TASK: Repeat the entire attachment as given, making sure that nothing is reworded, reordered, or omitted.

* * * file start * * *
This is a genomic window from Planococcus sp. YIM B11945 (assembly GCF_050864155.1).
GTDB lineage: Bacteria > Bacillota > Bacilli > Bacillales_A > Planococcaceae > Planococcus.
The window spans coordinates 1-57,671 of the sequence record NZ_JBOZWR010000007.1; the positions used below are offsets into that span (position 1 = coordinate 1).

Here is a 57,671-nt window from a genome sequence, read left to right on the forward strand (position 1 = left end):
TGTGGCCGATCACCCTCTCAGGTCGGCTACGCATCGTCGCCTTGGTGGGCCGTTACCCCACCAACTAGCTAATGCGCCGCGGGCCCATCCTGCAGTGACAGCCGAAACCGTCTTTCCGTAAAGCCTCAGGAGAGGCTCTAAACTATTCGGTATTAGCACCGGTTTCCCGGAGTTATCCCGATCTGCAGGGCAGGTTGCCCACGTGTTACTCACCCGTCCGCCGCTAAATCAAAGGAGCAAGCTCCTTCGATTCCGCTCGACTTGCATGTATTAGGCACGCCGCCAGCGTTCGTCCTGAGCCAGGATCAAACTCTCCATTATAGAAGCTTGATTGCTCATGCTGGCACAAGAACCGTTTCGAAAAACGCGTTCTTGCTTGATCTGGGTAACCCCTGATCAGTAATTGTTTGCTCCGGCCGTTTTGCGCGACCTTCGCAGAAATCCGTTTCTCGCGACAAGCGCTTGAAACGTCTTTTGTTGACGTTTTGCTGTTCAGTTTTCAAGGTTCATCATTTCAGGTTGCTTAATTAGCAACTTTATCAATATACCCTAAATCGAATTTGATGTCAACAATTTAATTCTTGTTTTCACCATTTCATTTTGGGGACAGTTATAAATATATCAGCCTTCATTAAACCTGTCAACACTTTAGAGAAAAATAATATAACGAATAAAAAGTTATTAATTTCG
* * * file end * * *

This is a genomic window from Planococcus sp. YIM B11945 (assembly GCF_050864155.1).
GTDB lineage: Bacteria > Bacillota > Bacilli > Bacillales_A > Planococcaceae > Planococcus.
The window spans coordinates 1-57,671 of the sequence record NZ_JBOZWR010000007.1; the positions used below are offsets into that span (position 1 = coordinate 1).

Here is a 57,671-nt window from a genome sequence, read left to right on the forward strand (position 1 = left end):
TGTGGCCGATCACCCTCTCAGGTCGGCTACGCATCGTCGCCTTGGTGGGCCGTTACCCCACCAACTAGCTAATGCGCCGCGGGCCCATCCTGCAGTGACAGCCGAAACCGTCTTTCCGTAAAGCCTCAGGAGAGGCTCTAAACTATTCGGTATTAGCACCGGTTTCCCGGAGTTATCCCGATCTGCAGGGCAGGTTGCCCACGTGTTACTCACCCGTCCGCCGCTAAATCAAAGGAGCAAGCTCCTTCGATTCCGCTCGACTTGCATGTATTAGGCACGCCGCCAGCGTTCGTCCTGAGCCAGGATCAAACTCTCCATTATAGAAGCTTGATTGCTCATGCTGGCACAAGAACCGTTTCGAAAAACGCGTTCTTGCTTGATCTGGGTAACCCCTGATCAGTAATTGTTTGCTCCGGCCGTTTTGCGCGACCTTCGCAGAAATCCGTTTCTCGCGACAAGCGCTTGAAACGTCTTTTGTTGACGTTTTGCTGTTCAGTTTTCAAGGTTCATCATTTCAGGTTGCTTAATTAGCAACTTTATCAATATACCCTAAATCGAATTTGATGTCAACAATTTAATTCTTGTTTTCACCATTTCATTTTGGGGACAGTTATAAATATATCAGCCTTCATTAAACCTGTCAACACTTTAGAGAAAAATAATATAACGAATAAAAAGTTATTAATTTCG